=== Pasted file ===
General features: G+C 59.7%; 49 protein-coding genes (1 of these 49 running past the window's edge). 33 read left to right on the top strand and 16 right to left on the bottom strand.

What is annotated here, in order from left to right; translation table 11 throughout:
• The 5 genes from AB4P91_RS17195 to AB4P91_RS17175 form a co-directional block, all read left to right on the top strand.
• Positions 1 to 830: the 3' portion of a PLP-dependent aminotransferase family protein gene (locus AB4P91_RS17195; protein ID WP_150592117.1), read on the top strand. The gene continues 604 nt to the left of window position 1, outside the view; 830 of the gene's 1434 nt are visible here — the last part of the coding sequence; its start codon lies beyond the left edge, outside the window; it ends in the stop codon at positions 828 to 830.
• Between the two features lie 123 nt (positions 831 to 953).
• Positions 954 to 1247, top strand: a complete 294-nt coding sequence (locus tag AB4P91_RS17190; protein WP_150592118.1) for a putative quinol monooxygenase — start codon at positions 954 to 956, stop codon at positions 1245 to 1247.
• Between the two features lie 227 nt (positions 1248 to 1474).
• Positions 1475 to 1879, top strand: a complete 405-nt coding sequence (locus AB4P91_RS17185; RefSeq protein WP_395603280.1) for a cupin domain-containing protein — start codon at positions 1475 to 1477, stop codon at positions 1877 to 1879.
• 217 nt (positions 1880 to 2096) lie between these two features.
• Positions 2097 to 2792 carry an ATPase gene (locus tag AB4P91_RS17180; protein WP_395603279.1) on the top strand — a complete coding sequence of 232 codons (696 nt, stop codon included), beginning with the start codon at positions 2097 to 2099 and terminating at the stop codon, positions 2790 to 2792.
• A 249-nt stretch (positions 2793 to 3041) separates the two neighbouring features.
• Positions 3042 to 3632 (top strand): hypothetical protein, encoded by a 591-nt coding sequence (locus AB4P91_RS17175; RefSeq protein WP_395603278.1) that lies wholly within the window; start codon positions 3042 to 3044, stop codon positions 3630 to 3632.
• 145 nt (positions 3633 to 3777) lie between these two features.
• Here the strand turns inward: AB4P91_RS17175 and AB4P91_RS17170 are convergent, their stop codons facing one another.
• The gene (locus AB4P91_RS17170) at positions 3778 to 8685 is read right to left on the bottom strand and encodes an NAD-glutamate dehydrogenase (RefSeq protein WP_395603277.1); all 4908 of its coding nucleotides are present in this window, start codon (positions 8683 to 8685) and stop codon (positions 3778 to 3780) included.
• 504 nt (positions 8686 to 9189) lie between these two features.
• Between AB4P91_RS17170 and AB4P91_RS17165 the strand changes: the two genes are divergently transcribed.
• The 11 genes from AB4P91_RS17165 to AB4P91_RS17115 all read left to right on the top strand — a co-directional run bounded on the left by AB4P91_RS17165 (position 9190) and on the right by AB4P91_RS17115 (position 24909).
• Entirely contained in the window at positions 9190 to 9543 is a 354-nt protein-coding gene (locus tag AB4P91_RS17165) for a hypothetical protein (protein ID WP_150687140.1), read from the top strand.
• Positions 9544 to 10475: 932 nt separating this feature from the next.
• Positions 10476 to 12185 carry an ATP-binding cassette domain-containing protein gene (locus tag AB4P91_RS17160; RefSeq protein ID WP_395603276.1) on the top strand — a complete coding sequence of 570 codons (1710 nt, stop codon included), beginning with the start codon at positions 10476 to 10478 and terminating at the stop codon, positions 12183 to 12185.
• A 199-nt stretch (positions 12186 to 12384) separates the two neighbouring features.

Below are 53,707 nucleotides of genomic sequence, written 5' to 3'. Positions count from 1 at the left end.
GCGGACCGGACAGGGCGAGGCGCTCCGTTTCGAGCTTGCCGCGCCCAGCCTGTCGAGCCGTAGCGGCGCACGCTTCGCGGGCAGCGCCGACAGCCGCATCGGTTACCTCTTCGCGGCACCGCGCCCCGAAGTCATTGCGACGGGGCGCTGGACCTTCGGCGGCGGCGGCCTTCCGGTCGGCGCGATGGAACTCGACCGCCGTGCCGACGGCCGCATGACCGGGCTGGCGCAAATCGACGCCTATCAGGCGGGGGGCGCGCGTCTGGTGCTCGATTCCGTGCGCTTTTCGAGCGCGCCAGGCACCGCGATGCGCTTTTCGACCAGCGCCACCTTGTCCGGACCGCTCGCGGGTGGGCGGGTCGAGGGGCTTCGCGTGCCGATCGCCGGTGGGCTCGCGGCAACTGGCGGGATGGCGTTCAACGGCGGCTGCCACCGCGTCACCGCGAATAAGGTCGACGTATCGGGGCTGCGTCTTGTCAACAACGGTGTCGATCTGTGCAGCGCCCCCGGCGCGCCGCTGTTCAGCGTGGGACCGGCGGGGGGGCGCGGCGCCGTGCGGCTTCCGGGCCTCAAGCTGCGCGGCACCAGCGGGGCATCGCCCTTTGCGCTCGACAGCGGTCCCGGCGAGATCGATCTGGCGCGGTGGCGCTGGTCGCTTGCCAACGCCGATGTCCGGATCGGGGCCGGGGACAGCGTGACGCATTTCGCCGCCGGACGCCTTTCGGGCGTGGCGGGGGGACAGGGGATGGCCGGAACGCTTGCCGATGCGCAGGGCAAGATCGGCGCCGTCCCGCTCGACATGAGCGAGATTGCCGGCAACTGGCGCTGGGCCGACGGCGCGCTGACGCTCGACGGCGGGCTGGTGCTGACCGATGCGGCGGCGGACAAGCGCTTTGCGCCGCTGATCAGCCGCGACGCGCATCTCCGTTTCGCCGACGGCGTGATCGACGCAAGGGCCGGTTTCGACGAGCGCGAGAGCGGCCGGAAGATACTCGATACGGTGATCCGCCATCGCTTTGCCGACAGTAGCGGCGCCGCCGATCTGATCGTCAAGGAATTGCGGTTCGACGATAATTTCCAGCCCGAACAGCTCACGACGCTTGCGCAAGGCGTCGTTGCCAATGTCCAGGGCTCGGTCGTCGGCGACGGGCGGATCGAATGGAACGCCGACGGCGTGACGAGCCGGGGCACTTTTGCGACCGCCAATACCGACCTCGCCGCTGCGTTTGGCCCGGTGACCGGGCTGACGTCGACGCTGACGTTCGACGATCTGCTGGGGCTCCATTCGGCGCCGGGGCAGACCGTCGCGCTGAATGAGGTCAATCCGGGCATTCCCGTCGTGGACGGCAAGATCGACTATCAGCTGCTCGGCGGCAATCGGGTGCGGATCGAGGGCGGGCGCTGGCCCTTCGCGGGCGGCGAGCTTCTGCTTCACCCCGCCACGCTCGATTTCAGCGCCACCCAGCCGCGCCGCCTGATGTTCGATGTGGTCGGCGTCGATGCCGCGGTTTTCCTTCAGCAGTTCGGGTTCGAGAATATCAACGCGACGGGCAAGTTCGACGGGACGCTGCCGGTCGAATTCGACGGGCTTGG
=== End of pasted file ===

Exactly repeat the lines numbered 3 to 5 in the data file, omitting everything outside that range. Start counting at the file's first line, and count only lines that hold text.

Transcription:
• The 5 genes from AB4P91_RS17195 to AB4P91_RS17175 form a co-directional block, all read left to right on the top strand.
• Positions 1 to 830: the 3' portion of a PLP-dependent aminotransferase family protein gene (locus AB4P91_RS17195; protein ID WP_150592117.1), read on the top strand. The gene continues 604 nt to the left of window position 1, outside the view; 830 of the gene's 1434 nt are visible here — the last part of the coding sequence; its start codon lies beyond the left edge, outside the window; it ends in the stop codon at positions 828 to 830.
• Between the two features lie 123 nt (positions 831 to 953).